Compartment specific immunophenotyping in chronic obstructive pulmonary disease
Leigh Marsh, LBI for Lung Vascular Research & Alexander Avian, Institute for Medical Informatics, Statistics and Documentation; Medical University of Graz
PD Dr. Leigh Marsh|
Dr. Alexander Avian
|Availability:||This position is available.|
Medical University of Graz
|Application deadline:||Applications are accepted between March 24, 2021 00:00 and May 05, 2021 23:59 (Europe/Zurich)|
Background: Chronic obstructive pulmonary disease (COPD) is a highly heterologous disease with several know phenotypes, these can be distinguished by the pathology, degree of inflammation, or response to treatment. Similar to asthma, COPD is characterised by an upper airway obstruction and chronic inflammation, however, COPD patients also suffer from loss of the small conducting airways, and chronic destruction of the lung parenchyma resulting in emphysema. The presence of pulmonary hypertension (PH) in patients with COPD is associated with even worse survival. However, there is only limited knowledge how the compartment specific inflammatory profile overlaps in COPD and contributes to pathogenic remodelling.
Hypothesis and objectives: We hypothesize that the inflammatory cell profile exhibits a compartmental specific fingerprint and can discriminate between different COPD phenotypes. Here we will determine the compartmental inflammatory cell landscape in COPD and determine its relationship to local structural changes. Functionally characterize regulated inflammatory cell populations and determine their implications for remodeling.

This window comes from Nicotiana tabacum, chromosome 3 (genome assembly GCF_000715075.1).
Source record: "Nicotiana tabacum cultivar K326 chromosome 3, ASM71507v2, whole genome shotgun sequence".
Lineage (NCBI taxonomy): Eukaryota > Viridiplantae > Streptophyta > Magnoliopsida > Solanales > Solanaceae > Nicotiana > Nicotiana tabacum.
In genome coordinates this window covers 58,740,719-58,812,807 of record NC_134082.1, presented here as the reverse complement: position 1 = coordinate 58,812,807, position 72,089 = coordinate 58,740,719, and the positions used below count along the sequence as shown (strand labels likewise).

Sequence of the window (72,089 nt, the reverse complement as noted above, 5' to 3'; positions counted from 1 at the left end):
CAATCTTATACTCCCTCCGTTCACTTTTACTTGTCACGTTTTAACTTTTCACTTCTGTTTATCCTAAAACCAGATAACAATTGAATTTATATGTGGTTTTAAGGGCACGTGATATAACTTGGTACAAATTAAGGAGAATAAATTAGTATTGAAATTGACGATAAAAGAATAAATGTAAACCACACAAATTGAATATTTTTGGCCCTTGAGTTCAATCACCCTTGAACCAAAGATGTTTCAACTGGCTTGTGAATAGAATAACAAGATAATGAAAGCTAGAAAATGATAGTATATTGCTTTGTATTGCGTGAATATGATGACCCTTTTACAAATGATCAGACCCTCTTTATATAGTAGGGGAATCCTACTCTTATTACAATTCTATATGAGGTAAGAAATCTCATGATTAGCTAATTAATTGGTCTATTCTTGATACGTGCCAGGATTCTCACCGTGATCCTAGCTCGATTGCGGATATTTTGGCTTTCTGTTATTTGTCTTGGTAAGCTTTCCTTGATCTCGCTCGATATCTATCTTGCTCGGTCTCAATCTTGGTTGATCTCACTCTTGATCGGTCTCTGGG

Methodology: Years 1-2: The student will make extensive use of flow cytometry and computational analysis to characterize the inflammatory cell profile in COPD patients. Multivariate analysis including unbiased dimensionality reduction (e.g. PCA) and hierarchical clustering will identify different profiles. Multi-color confocal fluorescence microscopy will be used to determine the 3D localization of identified populations and their association with pathological lesions, including airway disease, emphysema and vascular remodeling. Years 2-4: For sub-type classification machine learning approaches with an emphasis on interpretable algorithms (e.g. Random Forest, k-nearest neighbours’ algorithm) will be used. Advanced data modelling, including supervised regression models we will determine the relationships between the inflammatory profiles with clinical (mPAP; PVR, FEV1 etc.) and pathological data. Classification and supervised analysis will allow us to delineate differences in cell populations for deeper mechanistic insights. Additionally, microbiome analysis in the lung tissue will be performed and correlated with inflammatory profiles. Years 3-4: The student will determine how regulated inflammatory cell populations can promote aberrant remodelling; functional experiments will be performed using isolated primary cells in both direct and indirect co-culture systems. Readouts will include: proliferation, apoptosis and barrier function. Expression profiling and activated signalling cascades in the structural cells will identify disease relevant mechanisms.